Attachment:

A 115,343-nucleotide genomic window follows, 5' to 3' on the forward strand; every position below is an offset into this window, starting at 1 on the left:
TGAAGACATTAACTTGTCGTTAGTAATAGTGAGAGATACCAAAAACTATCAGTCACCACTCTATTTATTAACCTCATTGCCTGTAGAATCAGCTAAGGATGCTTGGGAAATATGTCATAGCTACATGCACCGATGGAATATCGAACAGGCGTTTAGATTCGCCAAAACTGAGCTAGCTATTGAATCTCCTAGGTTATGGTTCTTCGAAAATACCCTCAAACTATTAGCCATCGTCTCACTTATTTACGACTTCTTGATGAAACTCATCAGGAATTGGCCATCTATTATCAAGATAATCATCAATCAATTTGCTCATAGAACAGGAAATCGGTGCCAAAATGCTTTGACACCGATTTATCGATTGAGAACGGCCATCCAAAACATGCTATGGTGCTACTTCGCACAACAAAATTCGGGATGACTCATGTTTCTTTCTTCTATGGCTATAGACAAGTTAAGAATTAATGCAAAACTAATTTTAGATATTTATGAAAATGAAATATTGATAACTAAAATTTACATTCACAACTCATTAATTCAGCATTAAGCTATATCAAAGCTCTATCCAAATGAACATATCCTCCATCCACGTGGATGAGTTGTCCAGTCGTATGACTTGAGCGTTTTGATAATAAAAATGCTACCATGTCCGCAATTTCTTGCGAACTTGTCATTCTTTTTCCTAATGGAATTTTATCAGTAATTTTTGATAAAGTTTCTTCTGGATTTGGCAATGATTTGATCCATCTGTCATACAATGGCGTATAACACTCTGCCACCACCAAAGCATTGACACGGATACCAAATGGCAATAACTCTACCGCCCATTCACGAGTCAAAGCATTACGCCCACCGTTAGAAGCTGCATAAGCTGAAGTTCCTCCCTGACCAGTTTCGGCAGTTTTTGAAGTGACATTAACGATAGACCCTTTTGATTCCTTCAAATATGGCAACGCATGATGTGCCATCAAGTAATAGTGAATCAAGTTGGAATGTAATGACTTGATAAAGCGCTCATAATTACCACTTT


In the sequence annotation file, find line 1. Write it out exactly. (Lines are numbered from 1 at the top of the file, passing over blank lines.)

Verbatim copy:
A 115,343-nucleotide genomic window follows, 5' to 3' on the forward strand; every position below is an offset into this window, starting at 1 on the left: